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Health and Safety Representation

The main figures representing employees in health and safety are the specially elected health and safety representatives, although in larger workplaces a health and safety committee – a body with both employee and management representatives – should also be set up. The intention is that employees should cooperate with the employer in ensuring a healthy and safe workplace, although they also have the right to interrupt work in the case of imminent and serious danger.

 

Basic approach at workplace level

 

While employers have a duty to ensure the health and safety of their employees, Finnish legislation also aims to make it possible for employees to participate in and influence the way health and safety issues are dealt with at workplace level. The legislation lays down a range of consultation and information rights and sets out the structures intended to ensure this. However, it makes clear that employers and employees can agree on other ways of involving employees in health and safety, provided that they offer the same degree of employee participation and do not restrict or eliminate the rights provided by legislation.

 

Employee health and safety bodies

 

In workplaces with at least 10 employees, the employees are entitled to choose one health and safety representative (työsuojeluvaltuutettu) and two deputies to represent them in dealings with the employer and to keep contact with the health and safety authorities. Non-manual staff can also decide to choose a safety representative and two deputies.

 

Where there are at least 20 employees in the workplace an occupational health and safety committee (työsuojelutoimikunta) should be set up. This is a joint management/employee body, although employee representatives are in a majority (see below).

 

Numbers and structure

 

In all workplaces with 10 or more employees a health and safety representative plus two deputies must be elected and it is also possible to have a heath and safety representative in smaller workplaces. Both manual and non-manual employees have the right to elect a health and safety representative plus two deputies, although a single representative plus deputies can be elected for both groups if this has been agreed. There is no requirement to have a larger number of health and safety representatives in bigger workplaces, although an occupational health and safety committee should be set up if there at least 20 employees.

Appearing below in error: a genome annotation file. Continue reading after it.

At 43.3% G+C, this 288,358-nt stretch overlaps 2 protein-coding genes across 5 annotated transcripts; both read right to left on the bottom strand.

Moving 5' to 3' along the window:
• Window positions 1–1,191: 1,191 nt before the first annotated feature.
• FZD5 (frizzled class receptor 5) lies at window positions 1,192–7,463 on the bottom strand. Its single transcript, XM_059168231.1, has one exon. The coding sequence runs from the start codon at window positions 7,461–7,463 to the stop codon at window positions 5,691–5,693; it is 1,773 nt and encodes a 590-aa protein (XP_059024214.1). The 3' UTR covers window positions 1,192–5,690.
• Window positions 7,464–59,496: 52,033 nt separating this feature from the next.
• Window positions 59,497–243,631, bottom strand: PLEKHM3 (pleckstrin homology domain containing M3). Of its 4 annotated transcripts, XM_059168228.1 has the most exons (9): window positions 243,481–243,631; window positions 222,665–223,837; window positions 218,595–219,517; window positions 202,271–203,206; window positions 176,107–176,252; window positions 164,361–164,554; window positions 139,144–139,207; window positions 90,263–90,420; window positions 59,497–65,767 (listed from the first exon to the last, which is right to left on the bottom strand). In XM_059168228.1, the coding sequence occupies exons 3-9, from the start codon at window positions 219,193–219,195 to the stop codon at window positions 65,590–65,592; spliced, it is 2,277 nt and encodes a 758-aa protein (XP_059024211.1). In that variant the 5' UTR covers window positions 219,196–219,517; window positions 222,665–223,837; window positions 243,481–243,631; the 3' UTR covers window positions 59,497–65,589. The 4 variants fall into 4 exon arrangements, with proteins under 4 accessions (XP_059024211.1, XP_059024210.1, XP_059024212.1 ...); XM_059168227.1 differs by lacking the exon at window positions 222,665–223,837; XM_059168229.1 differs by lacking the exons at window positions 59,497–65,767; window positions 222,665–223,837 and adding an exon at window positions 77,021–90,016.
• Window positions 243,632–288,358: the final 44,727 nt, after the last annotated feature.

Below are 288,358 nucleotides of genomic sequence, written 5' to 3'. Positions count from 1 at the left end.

This health and safety committee should have four, eight or 12 members. The number should vary with the size of the workplace and other factors, but again no specific thresholds are set out in the legislation. One quarter of the places on the committee are for representatives of the employer, with the rest going to employee representatives. However, these are split between manual and non-manual representatives, with half the seats going to representatives of the larger employee group and the final quarter going representatives of the smaller group.

 

The committee is normally chaired by the employer or the employers’ representative and one of the employer’s representatives is also responsible for preparing matters to be dealt with by the committee. The company’s health and safety manager (see below) participates in the committee meetings, irrespective of whether he or she is a member of the committee.

 

As in other areas, it is also possible to agree different arrangements for cooperation on health and safety, although this should ensure the same degree of employee participation as that provided by the structure set out in the legislation.

 

Tasks and rights

 

The legislation lists a number of issues which should be handled though cooperation between the employer and the employees. These include:

  • matters immediately affecting the safety and health of any employee;
  • the investigation of risks and hazards at the workplace, and the results of surveys carried out by an occupational health care organisation;
  • workplace health promotion programmes;
  • matters relating to the organisation of work or workload;
  • training, guidance and induction on health and safety legislation; and
  • statistics on the work environment and the state of the workforce.